My interest in the magnetism of speleothems (chemical sediments from cave environments) is driven by the impetus to find the ideal, yet elusive paleomagnetic recorder. Such recorder would lock in the geomagnetic field signal instantaneously, provide a measurable, continuous, high-resolution time series of geomagnetic variation, and have excellent age control, with respect to both accuracy and precision.
Unfortunately none of the traditional archives (volcanic rocks, marine and lake sediments, or archeological artifacts) encompass all of these traits; consequently paleomagnetic data generally suffer from resolution and reliability issues. In light of recent advances in the theory of acquisition of depositional remanence, as well as in sensitivity and resolution of next-generation magnetometers, I am working to contribute to the establishment of this archive as candidate for the ideal geomagnetic recorder.
Speleothems incorporate magnetic minerals in their structure as they precipitate from carbonate-rich drip waters, so they are poised to acquire a natural magnetic remanence of detrital origin. A major advantage in using speleothems is the minimal time lag between the deposition of magnetic particles and their encapsulation in the speleothem structure. Speleothems should therefore “freeze” Earth’s magnetic field signal instantaneously, and capture time series of geomagnetic activity at high resolution, which may be dated with very high precision using U-series radiometric techniques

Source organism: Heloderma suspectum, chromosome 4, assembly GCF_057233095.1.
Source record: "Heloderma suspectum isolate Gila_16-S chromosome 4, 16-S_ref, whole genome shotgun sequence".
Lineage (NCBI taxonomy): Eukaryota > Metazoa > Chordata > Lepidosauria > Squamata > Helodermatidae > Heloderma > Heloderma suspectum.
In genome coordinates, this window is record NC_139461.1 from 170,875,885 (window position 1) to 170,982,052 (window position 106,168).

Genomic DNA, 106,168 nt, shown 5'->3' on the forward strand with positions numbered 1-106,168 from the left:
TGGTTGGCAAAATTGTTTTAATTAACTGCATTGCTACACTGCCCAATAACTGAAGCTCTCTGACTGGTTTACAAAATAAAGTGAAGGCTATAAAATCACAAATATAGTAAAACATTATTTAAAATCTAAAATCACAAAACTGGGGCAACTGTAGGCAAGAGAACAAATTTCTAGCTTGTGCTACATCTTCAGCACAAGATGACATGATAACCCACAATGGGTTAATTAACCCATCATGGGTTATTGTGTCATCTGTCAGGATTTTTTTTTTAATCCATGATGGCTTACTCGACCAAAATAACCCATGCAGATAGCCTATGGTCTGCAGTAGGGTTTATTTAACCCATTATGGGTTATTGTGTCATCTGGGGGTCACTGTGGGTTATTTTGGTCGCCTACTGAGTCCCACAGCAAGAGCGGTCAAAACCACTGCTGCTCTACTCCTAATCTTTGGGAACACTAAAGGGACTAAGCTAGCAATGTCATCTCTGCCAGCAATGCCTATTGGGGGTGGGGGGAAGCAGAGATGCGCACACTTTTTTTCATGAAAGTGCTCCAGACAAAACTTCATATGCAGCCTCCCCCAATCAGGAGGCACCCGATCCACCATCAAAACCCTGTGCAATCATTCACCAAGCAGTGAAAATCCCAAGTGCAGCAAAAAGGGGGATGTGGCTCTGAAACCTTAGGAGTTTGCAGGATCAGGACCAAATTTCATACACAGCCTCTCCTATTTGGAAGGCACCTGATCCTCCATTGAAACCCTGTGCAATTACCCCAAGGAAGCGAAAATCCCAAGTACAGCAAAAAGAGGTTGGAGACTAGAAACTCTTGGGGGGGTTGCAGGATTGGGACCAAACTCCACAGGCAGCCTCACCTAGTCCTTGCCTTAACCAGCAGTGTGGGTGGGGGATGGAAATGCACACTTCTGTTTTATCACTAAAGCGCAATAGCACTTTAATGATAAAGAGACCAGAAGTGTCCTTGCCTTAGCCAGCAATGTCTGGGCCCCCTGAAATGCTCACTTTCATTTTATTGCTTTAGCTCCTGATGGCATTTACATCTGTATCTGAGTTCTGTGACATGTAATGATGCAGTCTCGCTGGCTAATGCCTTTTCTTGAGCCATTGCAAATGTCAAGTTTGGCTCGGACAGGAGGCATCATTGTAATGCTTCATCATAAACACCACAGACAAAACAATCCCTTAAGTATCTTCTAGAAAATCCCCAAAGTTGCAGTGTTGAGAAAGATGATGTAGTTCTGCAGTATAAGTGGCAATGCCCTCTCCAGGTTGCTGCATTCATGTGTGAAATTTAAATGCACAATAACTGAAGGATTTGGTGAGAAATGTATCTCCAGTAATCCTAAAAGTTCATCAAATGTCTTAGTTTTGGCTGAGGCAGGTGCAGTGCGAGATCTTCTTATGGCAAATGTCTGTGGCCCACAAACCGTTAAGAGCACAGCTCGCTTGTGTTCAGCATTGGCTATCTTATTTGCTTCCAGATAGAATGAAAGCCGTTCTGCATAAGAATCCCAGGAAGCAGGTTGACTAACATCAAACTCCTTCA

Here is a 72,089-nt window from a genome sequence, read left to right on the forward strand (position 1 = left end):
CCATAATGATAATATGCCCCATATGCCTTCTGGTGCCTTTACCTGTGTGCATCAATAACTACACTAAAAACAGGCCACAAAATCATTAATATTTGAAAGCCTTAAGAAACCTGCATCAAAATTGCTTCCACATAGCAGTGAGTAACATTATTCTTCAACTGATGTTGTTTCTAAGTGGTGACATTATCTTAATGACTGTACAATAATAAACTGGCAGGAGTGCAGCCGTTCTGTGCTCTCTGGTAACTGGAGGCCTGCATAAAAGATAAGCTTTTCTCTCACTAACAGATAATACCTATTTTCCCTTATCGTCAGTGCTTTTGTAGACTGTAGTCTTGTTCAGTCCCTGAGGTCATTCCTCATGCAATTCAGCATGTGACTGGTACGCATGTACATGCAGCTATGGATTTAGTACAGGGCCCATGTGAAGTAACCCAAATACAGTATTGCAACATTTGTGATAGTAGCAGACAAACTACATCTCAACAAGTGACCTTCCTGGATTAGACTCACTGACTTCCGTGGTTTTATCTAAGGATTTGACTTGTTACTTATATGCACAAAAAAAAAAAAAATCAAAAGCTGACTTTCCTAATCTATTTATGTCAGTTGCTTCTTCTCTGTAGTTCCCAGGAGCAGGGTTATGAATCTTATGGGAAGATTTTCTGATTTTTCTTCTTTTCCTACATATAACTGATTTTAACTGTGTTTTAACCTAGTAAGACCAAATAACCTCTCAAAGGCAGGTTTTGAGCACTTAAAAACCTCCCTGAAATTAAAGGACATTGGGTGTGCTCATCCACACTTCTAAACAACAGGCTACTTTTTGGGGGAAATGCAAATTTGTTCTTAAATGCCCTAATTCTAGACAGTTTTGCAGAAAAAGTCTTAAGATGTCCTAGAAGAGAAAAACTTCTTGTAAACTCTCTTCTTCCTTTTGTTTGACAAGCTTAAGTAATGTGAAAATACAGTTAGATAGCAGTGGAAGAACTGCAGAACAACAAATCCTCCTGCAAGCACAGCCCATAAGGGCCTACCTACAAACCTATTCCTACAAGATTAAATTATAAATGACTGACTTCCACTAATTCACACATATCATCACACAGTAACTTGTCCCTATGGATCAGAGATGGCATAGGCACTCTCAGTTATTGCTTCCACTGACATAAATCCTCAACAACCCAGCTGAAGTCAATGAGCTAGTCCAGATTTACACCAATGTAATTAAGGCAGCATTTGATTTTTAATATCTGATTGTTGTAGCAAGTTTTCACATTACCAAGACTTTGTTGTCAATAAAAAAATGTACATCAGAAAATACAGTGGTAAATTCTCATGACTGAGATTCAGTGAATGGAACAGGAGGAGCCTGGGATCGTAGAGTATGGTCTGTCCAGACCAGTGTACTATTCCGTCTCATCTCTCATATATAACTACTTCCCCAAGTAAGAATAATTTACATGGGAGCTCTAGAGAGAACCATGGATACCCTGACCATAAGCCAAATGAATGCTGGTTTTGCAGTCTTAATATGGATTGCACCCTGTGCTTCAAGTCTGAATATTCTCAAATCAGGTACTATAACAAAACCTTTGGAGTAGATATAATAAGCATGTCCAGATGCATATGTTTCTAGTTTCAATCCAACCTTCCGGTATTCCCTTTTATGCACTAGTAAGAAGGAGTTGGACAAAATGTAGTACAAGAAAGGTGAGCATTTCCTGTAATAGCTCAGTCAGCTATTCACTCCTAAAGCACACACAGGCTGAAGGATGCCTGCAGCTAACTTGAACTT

Records of small-scale fluctuations in the Earth’s magnetic field are scarce, but would be very valuable in the effort to constrain the processes in the Earth’s outer core that generate them, which are not well understood. In addition, the mineralogy, grain size, and abundance of magnetic minerals can be used to reconstruct the history of environmental changes associated with speleothem formation, and compared to traditional speleothem paleoclimate proxies, such as isotopic records.
Lascu, I. and Feinberg, J. M., 2011, Speleothem magnetism, Quaternary Science Reviews 30, p. 3306-3320, doi:10.1016/j.quascirev.2011.08.004.
Lascu, I., Feinberg, J. M., Dorale, J. A., Cheng, H. and Edwards, R. L., 2016, Age of the Laschamp excursion determined by U-Th dating of a speleothem geomagnetic record from North America, Geology 44, p.139-142, doi:10.1130/G37490.1.
Feinberg, J. M., Lascu, I., Lima, E. A. and Weiss, B. P., Dorale, J. A., Alexander Jr., E. C., and Edwards, R. L., Magnetic detection of paleoflood layers in stalagmites, in preparation.
Strauss, B. E., Strehlau, J. H., Lascu, I., Dorale, J. A., Penn, R. L. and Feinberg, J. M., 2013, The origin of magnetic remanence in stalagmites: Observations from electron microscopy and rock magnetism, Geochemistry, Geophysics, Geosystems 14, p. 5006–5025, doi:10.1002/2013GC004950.